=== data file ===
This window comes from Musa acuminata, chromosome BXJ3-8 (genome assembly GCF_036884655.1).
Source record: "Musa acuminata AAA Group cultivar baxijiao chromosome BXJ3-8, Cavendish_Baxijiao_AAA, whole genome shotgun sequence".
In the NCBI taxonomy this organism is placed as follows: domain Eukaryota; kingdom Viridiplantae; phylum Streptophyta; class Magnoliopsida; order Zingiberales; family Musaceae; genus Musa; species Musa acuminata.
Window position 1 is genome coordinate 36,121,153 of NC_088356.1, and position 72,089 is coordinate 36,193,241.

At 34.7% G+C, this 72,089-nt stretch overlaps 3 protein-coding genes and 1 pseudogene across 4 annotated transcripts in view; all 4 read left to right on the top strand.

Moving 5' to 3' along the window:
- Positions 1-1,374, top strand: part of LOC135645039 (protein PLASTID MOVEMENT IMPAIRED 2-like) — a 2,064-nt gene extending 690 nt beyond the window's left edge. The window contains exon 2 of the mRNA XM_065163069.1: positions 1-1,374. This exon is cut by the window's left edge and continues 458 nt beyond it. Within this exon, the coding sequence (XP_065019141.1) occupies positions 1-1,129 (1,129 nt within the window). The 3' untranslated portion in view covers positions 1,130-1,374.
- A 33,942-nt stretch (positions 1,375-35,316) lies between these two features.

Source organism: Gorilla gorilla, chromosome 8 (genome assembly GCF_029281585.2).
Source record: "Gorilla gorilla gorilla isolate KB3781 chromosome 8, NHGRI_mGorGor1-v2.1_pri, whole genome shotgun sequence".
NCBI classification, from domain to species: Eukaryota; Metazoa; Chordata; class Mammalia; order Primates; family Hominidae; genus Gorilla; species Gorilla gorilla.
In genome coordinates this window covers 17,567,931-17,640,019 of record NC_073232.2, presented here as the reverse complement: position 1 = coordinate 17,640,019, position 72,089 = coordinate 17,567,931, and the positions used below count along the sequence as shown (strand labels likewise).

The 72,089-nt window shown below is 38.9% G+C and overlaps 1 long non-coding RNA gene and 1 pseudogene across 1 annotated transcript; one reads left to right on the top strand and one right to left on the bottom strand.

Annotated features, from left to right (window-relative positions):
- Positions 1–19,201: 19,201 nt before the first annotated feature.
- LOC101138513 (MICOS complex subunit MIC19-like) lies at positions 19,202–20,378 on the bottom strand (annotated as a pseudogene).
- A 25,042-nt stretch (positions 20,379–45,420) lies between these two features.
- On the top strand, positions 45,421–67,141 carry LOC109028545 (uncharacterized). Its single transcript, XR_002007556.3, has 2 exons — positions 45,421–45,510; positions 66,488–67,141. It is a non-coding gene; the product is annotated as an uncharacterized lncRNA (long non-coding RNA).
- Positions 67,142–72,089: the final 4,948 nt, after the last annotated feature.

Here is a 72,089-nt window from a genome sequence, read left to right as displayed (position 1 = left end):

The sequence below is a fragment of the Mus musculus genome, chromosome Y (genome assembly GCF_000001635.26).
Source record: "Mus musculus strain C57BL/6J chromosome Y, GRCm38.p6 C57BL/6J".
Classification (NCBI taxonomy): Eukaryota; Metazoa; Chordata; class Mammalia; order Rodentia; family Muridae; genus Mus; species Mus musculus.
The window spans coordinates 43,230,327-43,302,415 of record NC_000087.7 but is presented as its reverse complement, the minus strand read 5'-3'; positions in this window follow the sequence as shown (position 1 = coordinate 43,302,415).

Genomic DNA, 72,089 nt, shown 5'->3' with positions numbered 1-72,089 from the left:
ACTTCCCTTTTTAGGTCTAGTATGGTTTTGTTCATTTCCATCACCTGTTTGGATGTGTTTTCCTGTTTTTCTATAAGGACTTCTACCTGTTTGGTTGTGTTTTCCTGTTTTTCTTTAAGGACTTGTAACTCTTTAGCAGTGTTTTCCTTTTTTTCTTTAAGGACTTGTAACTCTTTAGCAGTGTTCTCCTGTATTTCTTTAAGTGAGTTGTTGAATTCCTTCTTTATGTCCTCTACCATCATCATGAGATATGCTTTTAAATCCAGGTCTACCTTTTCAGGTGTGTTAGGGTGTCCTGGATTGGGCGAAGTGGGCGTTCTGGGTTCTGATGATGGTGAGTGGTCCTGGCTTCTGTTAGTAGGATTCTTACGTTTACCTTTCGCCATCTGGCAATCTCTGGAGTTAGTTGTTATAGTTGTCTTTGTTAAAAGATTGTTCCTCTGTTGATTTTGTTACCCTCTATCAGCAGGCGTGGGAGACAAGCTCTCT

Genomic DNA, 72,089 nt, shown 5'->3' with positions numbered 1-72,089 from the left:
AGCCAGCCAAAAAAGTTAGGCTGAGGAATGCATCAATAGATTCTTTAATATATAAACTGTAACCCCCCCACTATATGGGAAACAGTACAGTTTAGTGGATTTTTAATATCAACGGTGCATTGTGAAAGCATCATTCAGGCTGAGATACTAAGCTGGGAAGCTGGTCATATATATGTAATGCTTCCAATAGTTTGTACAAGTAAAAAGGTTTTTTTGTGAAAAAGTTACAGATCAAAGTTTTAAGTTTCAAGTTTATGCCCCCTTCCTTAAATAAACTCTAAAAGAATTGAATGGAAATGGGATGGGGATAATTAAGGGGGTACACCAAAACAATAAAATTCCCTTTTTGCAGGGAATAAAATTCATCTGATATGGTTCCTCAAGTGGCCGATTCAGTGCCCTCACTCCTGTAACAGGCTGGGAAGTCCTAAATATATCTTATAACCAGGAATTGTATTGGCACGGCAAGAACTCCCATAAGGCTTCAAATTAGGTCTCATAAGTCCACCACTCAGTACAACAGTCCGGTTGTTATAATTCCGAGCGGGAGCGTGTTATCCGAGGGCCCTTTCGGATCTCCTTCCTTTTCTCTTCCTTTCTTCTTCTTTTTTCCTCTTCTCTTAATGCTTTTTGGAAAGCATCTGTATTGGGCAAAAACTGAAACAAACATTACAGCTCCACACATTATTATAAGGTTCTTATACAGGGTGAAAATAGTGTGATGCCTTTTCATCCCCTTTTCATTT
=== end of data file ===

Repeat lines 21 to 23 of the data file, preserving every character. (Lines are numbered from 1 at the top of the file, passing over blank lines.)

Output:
The sequence below is a fragment of the Mus musculus genome, chromosome Y (genome assembly GCF_000001635.26).
Source record: "Mus musculus strain C57BL/6J chromosome Y, GRCm38.p6 C57BL/6J".
Classification (NCBI taxonomy): Eukaryota; Metazoa; Chordata; class Mammalia; order Rodentia; family Muridae; genus Mus; species Mus musculus.